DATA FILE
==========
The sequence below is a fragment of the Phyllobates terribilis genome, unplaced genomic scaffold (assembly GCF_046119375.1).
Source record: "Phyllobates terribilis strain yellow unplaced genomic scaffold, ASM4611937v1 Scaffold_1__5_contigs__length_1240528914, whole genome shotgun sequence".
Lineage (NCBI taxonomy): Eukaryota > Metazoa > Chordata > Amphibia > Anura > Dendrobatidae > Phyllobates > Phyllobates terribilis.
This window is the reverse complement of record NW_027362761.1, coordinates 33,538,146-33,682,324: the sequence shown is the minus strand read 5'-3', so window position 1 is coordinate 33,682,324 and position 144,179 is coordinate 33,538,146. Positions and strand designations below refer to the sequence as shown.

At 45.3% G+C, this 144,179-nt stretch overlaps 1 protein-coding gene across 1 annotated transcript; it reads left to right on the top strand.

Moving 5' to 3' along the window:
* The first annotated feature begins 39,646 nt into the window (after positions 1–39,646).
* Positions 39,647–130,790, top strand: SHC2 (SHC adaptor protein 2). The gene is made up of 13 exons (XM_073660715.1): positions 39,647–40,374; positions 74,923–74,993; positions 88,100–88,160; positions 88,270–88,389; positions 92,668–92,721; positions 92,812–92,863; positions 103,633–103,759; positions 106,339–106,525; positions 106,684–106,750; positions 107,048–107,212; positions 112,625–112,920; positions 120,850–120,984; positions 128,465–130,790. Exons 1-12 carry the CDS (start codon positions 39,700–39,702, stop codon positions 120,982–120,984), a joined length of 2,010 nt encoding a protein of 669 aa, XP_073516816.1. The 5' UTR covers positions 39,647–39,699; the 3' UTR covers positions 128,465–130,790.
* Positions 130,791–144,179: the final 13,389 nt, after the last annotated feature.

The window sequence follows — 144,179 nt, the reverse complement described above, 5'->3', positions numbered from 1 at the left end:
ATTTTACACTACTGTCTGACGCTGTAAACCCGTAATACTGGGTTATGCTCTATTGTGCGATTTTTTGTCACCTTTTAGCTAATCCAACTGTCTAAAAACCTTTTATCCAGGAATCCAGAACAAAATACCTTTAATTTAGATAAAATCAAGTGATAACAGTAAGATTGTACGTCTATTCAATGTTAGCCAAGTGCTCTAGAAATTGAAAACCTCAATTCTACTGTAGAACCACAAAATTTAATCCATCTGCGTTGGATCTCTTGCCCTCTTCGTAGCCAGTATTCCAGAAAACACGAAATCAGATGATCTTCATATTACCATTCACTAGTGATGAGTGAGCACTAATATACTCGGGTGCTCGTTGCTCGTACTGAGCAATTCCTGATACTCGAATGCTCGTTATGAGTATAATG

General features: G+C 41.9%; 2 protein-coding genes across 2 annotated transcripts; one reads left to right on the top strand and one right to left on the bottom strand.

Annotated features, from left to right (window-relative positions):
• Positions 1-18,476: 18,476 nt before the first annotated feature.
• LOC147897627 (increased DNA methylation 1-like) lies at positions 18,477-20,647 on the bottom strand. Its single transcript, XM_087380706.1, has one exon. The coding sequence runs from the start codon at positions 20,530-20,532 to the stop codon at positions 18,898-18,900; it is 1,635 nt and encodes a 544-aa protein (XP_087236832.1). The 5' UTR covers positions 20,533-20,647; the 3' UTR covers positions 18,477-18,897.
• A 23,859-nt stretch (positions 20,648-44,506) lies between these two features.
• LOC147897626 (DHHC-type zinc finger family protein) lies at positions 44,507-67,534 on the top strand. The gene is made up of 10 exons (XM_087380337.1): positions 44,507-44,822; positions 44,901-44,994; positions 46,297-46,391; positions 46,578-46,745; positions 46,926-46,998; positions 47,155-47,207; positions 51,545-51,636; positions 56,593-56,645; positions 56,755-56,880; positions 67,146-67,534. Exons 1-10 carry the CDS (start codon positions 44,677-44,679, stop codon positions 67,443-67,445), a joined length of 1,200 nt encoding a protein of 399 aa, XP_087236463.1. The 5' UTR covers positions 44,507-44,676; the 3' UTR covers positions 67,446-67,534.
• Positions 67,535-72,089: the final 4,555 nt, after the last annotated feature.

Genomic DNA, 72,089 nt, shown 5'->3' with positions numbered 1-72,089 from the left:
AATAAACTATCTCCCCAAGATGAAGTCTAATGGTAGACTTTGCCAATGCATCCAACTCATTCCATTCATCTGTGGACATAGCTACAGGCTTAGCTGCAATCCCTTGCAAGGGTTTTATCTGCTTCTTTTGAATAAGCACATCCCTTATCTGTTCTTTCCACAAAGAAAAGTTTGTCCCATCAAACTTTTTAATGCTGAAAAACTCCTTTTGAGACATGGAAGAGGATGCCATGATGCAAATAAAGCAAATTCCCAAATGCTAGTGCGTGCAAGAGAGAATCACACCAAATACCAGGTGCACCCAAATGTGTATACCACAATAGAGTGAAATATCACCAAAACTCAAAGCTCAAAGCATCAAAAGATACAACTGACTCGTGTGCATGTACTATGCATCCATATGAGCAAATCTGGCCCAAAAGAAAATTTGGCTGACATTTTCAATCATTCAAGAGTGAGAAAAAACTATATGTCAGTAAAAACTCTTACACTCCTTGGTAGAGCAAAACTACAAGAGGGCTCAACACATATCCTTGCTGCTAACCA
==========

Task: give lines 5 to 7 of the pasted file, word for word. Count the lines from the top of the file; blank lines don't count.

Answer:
At 45.3% G+C, this 144,179-nt stretch overlaps 1 protein-coding gene across 1 annotated transcript; it reads left to right on the top strand.

Moving 5' to 3' along the window:
* The first annotated feature begins 39,646 nt into the window (after positions 1–39,646).